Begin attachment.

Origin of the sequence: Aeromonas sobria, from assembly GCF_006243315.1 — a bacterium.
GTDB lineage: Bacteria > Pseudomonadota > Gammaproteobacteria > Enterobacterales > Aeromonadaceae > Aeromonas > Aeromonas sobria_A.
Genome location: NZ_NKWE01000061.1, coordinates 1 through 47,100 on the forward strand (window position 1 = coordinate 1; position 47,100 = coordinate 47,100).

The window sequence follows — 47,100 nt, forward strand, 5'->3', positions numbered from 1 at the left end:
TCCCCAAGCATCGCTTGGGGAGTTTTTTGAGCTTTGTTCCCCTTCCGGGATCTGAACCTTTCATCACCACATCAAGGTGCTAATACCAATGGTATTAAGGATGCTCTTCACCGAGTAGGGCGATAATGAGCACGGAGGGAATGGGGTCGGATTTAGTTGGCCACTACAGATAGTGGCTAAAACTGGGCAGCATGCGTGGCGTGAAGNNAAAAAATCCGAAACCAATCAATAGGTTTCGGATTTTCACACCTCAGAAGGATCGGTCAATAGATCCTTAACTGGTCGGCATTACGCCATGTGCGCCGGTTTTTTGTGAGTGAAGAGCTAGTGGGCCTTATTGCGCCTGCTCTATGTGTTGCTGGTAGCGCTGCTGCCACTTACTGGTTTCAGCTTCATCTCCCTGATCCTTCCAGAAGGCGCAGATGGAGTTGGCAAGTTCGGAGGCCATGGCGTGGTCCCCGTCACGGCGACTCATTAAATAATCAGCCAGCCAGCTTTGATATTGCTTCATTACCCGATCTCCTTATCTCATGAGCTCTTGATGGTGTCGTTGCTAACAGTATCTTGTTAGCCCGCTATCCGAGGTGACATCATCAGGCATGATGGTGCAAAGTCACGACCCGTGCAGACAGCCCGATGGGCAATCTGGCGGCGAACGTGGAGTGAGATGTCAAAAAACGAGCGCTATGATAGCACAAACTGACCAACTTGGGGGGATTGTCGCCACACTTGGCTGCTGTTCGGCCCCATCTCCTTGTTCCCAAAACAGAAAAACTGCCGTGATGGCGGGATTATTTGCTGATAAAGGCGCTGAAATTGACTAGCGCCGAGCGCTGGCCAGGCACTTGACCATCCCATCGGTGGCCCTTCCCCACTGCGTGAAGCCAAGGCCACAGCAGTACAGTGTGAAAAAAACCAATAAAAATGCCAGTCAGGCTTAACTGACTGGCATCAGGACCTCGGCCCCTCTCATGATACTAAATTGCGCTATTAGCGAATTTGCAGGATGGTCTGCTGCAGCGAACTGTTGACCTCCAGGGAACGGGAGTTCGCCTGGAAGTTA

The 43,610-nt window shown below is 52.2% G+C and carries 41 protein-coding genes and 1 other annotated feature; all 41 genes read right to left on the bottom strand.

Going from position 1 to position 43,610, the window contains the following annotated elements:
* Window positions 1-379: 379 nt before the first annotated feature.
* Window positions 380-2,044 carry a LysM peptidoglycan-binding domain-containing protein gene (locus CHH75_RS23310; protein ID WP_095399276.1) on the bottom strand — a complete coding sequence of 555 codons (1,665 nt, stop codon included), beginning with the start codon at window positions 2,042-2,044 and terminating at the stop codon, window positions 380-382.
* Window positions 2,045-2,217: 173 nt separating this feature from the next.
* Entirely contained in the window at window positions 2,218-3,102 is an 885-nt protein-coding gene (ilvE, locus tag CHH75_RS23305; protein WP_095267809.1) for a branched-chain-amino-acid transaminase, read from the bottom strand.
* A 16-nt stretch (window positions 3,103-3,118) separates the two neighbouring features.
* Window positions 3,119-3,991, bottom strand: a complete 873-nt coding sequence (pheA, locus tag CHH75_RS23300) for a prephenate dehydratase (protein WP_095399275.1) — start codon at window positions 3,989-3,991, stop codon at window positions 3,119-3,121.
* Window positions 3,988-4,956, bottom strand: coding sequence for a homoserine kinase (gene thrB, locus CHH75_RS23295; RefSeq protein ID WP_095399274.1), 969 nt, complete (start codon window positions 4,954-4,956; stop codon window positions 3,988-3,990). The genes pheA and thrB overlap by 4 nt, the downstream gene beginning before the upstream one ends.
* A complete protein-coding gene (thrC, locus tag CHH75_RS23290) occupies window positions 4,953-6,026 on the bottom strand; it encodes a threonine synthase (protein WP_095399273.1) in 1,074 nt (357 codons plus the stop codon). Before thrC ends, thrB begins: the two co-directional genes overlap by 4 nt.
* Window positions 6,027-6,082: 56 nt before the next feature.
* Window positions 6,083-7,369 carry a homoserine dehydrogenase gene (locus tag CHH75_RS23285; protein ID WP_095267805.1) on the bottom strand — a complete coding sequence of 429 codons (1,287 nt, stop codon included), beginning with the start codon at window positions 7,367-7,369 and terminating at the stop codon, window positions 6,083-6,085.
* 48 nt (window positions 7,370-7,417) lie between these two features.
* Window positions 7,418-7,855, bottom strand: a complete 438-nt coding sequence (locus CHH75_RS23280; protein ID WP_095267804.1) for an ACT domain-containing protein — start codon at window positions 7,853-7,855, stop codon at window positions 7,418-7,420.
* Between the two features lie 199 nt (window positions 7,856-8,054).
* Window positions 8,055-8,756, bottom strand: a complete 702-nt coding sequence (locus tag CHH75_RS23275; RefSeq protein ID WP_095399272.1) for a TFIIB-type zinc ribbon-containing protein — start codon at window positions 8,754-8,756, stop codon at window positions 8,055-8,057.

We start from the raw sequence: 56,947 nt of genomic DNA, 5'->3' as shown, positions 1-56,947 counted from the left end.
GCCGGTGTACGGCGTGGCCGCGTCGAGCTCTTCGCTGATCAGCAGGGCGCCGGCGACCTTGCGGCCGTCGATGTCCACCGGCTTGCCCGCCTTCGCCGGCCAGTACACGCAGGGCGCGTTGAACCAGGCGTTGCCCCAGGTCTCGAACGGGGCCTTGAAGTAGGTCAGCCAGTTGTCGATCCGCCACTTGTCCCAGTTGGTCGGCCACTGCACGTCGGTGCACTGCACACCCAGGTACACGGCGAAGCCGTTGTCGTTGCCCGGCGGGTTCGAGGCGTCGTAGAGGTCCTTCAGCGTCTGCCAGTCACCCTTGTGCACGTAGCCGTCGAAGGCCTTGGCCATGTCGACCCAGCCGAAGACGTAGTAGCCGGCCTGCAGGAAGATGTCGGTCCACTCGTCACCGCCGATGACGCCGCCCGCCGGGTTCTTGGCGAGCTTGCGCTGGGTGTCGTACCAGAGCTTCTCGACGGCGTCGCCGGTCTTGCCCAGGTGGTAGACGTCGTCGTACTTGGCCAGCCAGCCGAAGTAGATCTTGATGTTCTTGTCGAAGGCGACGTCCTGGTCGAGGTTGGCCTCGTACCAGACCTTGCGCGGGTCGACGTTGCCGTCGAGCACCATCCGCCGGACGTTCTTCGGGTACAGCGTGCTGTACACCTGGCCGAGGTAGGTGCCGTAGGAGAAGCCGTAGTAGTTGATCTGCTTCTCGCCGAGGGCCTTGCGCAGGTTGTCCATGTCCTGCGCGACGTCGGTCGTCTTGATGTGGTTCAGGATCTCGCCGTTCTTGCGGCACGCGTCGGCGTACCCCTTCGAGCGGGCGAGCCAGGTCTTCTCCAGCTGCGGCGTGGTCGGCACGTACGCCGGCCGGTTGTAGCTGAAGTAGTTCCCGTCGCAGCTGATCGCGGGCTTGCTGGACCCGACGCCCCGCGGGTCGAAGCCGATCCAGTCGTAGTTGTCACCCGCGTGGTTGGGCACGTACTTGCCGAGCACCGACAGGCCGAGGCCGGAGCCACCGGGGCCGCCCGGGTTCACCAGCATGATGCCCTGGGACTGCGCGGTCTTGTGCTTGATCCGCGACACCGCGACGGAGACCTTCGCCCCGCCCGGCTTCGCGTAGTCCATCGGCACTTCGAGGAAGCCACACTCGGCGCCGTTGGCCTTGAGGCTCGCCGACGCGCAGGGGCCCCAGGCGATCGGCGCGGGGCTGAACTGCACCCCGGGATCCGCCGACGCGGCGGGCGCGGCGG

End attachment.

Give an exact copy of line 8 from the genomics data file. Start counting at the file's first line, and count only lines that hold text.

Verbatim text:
* Window positions 1-379: 379 nt before the first annotated feature.